Promoting Professional Development and Best Practice in EE
Emotional impacts of environmental decline: What can Native cosmologies teach sociology about emotions and environmental justice?
The experience of Native American people illustrates how environmental degradation can inflict emotional as well as physical harm
The ideas presented in this paper are based on information and perspectives shared by members of the Karuk community, a Native American tribe whose ancestral territory is along the Klamath River in northern California. At one time, the Karuk Tribe’s access to the salmon and an abundance of other species of fish in the Klamath River helped the Karuk community become the wealthiest people in the region. Over time, land management policies implemented by the federal government and the State of California moved wealth from the Native to non-native people. A number of these policies and related practices degraded the natural environment (including the Klamath River) and denied Karuk people access to the food resources they needed to sustain their culture, and their lives.
Researchers — an academic researcher and a native collaborator — collected data from three sources: in-depth interviews with 44 members of the Karuk Tribe; responses to open-ended questions on surveys completed by 90 members of the Tribe; and public testimonies of Tribal members in reference to hearings about Klamath River dams. The researchers’ focus in collecting and analyzing data was on the emotions experienced by Karuk Tribal members in the face of environmental decline.
The data indicated that the natural environment strongly influenced the Karuk people’s emotional experiences which played a role in shaping their sense of identity, their social roles, and their resistance to racism and ongoing colonialism. The data also indicated that Karuk Tribal members felt intimate connections with the Klamath River, a sense of kinship with other life forms, and joy from being out in nature. With the decline of the river, they experienced grief, anger, hopelessness, and shame. Some of their anger related to their children not having the same opportunities for experiencing the salmon as their ancestors had. They felt shame in not being able to provide for their children and their elders as they had in the past.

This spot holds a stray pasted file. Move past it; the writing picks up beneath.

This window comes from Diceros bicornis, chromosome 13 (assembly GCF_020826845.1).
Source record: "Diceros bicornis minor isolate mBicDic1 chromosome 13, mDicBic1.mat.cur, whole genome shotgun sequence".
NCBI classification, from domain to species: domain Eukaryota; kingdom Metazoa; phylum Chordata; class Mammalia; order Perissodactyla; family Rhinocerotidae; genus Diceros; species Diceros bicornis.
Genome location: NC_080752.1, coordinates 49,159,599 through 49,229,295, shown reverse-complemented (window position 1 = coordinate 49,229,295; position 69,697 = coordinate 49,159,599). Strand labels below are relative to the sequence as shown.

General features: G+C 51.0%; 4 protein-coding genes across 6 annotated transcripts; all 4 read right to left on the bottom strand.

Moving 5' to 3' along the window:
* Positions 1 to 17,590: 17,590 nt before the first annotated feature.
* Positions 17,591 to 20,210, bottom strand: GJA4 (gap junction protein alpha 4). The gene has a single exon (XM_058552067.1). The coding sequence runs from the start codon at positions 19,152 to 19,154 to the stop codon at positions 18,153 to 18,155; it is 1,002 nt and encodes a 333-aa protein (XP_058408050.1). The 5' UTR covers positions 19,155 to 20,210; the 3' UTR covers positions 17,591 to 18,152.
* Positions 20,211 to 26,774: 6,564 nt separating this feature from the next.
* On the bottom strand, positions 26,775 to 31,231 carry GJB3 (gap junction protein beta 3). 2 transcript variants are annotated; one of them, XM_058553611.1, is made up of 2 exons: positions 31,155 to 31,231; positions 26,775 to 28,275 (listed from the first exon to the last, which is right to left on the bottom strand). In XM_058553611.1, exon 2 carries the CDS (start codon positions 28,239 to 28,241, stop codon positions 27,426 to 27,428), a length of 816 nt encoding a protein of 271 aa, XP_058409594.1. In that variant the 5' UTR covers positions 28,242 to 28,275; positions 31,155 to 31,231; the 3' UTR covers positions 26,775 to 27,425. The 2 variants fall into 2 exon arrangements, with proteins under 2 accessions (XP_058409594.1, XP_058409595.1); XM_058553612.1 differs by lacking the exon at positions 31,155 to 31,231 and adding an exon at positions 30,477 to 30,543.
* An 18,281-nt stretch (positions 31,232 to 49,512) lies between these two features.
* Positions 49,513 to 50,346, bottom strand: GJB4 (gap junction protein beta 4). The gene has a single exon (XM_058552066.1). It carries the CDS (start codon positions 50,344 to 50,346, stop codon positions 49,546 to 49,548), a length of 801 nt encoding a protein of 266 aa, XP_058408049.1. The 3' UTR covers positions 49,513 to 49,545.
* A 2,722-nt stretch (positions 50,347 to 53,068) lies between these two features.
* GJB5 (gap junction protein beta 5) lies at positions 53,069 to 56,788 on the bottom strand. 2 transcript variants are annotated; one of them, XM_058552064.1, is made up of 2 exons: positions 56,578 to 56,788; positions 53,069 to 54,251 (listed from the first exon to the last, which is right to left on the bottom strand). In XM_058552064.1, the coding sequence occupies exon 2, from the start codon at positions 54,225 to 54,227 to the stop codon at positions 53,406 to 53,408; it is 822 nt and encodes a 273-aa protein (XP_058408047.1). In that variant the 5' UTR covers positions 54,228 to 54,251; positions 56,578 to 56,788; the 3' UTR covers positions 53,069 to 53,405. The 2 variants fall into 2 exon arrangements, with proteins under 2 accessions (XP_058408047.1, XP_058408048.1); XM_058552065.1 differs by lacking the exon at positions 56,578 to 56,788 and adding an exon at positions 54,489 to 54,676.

The researchers note how the emotions of grief, anger, shame, and hopelessness associated with environmental decline serve as signal functions confirming structures of power in relation to identity, social interactions, and ongoing colonialism. Signal functions help shape the way people make sense of their place in the world.
These findings call for a recognition of the fact that nature and society are not separate and that we can’t ignore the natural world and still provide a meaningful analysis of society. Two related claims are presented by the authors: (1) the natural environment should be understood as influencing emotions, and (2) for Karuk people (and likely other indigenous groups) theorizing the natural world is necessary to understand the operation of ongoing colonial violence in the form of environmental degradation today. This research illustrates ways in which environmental justice concerns emotional as well as physical harm to people.